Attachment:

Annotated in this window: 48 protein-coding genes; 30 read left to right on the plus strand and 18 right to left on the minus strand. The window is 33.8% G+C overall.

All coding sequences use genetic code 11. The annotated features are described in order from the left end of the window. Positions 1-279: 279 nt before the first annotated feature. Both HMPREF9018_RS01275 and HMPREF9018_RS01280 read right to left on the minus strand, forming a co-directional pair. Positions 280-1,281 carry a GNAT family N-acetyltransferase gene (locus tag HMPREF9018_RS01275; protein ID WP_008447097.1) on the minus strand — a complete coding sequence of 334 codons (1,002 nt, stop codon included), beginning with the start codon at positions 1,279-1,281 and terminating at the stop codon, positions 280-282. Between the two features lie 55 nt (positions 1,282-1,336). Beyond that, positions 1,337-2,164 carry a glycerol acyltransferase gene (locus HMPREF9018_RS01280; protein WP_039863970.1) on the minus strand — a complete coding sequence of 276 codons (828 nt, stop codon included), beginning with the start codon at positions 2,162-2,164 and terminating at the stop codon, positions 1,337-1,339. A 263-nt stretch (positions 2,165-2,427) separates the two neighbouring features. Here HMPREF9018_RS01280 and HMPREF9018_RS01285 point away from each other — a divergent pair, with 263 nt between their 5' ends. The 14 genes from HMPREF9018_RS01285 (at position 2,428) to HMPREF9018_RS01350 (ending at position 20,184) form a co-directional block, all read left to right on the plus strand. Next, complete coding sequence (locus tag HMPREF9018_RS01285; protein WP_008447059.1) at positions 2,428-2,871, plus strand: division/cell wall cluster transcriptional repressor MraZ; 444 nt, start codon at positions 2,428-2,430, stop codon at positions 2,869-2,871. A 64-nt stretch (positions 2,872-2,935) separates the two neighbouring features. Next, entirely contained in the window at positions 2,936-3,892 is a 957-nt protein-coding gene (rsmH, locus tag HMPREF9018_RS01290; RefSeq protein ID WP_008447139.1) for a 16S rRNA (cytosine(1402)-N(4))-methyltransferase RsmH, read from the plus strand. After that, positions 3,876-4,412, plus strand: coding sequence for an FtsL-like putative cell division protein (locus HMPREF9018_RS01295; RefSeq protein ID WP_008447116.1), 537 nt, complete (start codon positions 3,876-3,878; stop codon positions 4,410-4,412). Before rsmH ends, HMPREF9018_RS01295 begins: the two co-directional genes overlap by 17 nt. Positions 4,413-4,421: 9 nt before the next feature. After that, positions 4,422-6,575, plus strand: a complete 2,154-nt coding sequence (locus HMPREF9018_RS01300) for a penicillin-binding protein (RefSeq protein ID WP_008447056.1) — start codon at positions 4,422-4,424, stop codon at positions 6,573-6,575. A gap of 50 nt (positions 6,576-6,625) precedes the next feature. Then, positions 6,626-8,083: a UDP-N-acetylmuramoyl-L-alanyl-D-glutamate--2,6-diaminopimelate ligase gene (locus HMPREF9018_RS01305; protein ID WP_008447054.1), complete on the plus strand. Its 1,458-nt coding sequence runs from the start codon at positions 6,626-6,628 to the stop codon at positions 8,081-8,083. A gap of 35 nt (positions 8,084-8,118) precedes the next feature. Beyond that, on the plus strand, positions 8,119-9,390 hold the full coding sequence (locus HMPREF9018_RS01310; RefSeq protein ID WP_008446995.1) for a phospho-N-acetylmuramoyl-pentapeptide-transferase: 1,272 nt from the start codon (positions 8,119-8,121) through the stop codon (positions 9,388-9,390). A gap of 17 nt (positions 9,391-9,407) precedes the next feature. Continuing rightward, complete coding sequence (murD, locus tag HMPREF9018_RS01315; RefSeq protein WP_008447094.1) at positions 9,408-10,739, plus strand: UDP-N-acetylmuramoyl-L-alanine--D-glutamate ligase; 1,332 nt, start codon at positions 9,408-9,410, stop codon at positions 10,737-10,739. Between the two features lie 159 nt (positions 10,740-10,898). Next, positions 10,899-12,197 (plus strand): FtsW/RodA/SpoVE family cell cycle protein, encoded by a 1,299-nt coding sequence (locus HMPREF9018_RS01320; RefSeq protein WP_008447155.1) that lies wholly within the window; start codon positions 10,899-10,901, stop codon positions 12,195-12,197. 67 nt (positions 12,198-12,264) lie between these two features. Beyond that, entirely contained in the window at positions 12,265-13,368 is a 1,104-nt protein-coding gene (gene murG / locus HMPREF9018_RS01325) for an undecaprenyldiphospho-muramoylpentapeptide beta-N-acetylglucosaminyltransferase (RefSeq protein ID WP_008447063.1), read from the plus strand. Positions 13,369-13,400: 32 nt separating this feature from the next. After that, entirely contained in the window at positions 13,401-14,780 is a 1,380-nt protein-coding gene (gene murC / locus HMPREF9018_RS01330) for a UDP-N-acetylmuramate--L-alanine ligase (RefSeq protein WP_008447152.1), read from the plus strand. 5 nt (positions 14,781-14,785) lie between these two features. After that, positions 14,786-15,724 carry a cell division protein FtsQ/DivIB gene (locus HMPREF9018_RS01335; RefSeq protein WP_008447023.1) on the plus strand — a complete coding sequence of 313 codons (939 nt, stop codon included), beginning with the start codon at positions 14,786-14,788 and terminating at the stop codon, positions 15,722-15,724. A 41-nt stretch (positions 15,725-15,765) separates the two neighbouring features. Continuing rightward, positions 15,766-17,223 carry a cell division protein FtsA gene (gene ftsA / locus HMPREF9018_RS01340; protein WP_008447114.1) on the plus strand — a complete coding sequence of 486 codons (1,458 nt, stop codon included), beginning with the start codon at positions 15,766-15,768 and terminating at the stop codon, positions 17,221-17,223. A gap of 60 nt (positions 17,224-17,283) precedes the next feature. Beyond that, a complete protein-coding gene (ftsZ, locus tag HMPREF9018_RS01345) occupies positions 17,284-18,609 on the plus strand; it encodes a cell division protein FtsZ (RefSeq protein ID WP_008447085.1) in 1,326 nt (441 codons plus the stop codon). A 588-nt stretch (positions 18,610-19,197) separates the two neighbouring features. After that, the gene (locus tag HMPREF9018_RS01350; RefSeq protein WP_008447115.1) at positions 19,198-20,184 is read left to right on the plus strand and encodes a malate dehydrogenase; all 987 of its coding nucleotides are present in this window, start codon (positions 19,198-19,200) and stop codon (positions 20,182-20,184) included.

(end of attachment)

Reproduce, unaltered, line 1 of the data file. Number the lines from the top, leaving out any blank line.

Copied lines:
Annotated in this window: 48 protein-coding genes; 30 read left to right on the plus strand and 18 right to left on the minus strand. The window is 33.8% G+C overall.